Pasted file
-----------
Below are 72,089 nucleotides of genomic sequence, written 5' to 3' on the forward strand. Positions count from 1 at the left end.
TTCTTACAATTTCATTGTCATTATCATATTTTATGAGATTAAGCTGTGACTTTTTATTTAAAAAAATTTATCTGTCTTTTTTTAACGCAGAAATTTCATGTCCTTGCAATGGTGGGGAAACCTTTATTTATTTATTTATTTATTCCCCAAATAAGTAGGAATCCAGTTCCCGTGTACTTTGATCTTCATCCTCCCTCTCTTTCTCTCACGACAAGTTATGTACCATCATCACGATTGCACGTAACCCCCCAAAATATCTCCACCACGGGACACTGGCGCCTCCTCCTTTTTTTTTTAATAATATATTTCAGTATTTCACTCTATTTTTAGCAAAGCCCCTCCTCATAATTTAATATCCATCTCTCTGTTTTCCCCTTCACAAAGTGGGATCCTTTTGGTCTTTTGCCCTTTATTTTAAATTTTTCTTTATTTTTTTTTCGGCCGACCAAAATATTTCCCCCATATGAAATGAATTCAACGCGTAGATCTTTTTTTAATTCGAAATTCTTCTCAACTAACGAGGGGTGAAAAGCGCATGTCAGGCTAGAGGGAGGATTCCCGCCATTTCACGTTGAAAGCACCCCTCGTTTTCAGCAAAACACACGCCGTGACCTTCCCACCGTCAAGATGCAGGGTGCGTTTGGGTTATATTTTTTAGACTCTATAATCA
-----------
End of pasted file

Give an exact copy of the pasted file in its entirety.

Below are 72,089 nucleotides of genomic sequence, written 5' to 3' on the forward strand. Positions count from 1 at the left end.
TTCTTACAATTTCATTGTCATTATCATATTTTATGAGATTAAGCTGTGACTTTTTATTTAAAAAAATTTATCTGTCTTTTTTTAACGCAGAAATTTCATGTCCTTGCAATGGTGGGGAAACCTTTATTTATTTATTTATTTATTCCCCAAATAAGTAGGAATCCAGTTCCCGTGTACTTTGATCTTCATCCTCCCTCTCTTTCTCTCACGACAAGTTATGTACCATCATCACGATTGCACGTAACCCCCCAAAATATCTCCACCACGGGACACTGGCGCCTCCTCCTTTTTTTTTTAATAATATATTTCAGTATTTCACTCTATTTTTAGCAAAGCCCCTCCTCATAATTTAATATCCATCTCTCTGTTTTCCCCTTCACAAAGTGGGATCCTTTTGGTCTTTTGCCCTTTATTTTAAATTTTTCTTTATTTTTTTTTCGGCCGACCAAAATATTTCCCCCATATGAAATGAATTCAACGCGTAGATCTTTTTTTAATTCGAAATTCTTCTCAACTAACGAGGGGTGAAAAGCGCATGTCAGGCTAGAGGGAGGATTCCCGCCATTTCACGTTGAAAGCACCCCTCGTTTTCAGCAAAACACACGCCGTGACCTTCCCACCGTCAAGATGCAGGGTGCGTTTGGGTTATATTTTTTAGACTCTATAATCA